Some Narva businesses experiencing downturn after Russian tourist ban

Narva castle reopened to the public after an extensive renovation on June 19.
Narva castle reopened to the public after an extensive renovation on June 19. Source: Sergei Stepanov/ERR

The Russian tourist ban implemented earlier this year has reduced visits and turnover in the border city of Narva. While some businesses are still struggling, others have found ways to fill the gaps.

German chain store Lidl opened its Narva store in March but the Russian visa ban was not foreseen.

This has led to a "significant reduction" in customers, Lidl Estonia's communications manager Katrin Seppel told Friday's "Aktuaalne kaamera".

"At the moment, due to a lack of customers, it is not possible to offer full-time work to all employees. We are proposing a temporary reduction in working hours so as not to start making redundancies," she said.

Narva's largest shopping center Astri saw a 20 percent drop in the number during coronavirus and related restrictions. But now domestic tourism is filling the gap and there has been an increase in customers.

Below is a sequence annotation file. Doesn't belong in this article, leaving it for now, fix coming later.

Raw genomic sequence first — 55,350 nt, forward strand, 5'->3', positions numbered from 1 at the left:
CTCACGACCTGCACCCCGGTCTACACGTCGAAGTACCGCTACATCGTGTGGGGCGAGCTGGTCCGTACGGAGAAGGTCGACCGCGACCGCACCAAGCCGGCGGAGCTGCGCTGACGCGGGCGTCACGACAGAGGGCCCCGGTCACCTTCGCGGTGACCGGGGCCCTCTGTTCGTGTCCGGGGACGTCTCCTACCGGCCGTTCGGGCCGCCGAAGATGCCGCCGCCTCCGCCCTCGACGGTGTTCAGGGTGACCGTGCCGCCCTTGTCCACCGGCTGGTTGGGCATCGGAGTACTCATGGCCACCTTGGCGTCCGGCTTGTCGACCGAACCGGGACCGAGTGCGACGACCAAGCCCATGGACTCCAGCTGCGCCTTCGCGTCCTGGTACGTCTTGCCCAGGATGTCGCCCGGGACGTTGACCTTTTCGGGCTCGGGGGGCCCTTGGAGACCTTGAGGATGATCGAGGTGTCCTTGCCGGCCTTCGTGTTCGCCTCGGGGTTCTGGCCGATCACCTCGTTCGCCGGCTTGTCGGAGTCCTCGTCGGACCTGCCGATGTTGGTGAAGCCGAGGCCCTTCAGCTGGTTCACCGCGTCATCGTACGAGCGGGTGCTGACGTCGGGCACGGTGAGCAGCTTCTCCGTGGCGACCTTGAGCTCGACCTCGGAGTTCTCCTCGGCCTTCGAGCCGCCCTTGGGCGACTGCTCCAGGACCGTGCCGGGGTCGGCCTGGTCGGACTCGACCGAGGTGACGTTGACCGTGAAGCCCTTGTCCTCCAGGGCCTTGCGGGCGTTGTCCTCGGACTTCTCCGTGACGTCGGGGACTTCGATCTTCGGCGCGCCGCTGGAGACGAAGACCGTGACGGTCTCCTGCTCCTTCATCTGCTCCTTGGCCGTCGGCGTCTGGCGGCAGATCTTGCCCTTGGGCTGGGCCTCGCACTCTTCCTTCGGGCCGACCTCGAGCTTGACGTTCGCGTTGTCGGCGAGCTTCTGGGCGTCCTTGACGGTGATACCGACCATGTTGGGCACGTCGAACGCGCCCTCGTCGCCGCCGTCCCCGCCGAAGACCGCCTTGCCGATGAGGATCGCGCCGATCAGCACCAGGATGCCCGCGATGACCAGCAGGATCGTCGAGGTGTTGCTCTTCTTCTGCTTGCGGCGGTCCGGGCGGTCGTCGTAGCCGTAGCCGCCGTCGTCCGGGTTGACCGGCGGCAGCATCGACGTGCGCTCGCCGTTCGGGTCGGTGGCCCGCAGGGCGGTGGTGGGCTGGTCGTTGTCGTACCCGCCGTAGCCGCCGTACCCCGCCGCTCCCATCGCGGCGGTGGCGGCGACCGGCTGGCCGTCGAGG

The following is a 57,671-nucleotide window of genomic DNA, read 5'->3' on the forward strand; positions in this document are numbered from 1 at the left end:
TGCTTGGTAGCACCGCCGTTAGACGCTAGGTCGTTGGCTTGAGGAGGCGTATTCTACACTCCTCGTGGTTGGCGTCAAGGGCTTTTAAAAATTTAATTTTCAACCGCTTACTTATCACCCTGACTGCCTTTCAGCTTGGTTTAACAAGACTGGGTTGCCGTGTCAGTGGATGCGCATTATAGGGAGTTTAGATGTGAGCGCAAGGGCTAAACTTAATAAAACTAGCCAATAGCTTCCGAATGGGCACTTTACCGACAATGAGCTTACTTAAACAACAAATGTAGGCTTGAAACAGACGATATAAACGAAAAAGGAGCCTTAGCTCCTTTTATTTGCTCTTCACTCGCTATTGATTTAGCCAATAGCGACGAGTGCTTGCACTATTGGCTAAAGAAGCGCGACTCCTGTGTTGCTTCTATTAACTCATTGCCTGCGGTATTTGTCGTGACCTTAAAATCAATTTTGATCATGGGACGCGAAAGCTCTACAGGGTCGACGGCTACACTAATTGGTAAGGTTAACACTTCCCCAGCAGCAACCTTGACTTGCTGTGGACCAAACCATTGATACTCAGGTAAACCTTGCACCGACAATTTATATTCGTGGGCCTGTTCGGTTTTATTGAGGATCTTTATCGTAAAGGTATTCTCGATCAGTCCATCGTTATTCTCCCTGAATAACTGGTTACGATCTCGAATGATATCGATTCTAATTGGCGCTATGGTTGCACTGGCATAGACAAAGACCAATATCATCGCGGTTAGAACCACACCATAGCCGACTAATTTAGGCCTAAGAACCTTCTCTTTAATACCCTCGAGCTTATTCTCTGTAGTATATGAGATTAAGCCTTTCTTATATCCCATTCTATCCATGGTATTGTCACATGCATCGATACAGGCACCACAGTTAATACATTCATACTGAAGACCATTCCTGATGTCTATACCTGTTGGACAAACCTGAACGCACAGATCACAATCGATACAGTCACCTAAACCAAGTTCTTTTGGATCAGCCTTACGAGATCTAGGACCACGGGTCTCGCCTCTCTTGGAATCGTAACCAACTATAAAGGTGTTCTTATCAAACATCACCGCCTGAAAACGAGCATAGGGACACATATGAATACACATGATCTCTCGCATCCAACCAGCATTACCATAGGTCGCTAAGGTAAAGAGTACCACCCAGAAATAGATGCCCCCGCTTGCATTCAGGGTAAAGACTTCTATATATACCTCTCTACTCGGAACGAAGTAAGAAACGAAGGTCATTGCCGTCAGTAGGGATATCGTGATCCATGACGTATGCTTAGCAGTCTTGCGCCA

Margus Teelahk, manager of the Astri and Fama shopping centers, told AK a big part of this increase was related to spas in the region.

Astri Center in Narva. Source: Sergei Stepanov/ERR

"People came to relax and also visited our centers. The tourism cluster has got people visiting with its campaigns. So we are going into the New Year in a positive mood," he told AK.

Companies in the center are not planning any reductions in working hours.

The number of visitors at Narva Museum has risen in comparison to last year. But it is difficult to find a replacement for wealthier Russian tourists who had different consumption habits to locals.

"They bought a lot of souvenirs and made the most of everything on offer, such as the tours. Nowadays, we are feeling a sharp shortage of this type of customer," said Narva Museum Marketing Manager Darja Bojarova.

The museum has reduced its working days from seven to five, but this is largely due to energy prices, not tourism.


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Editor: Barbara Oja, Helen Wright

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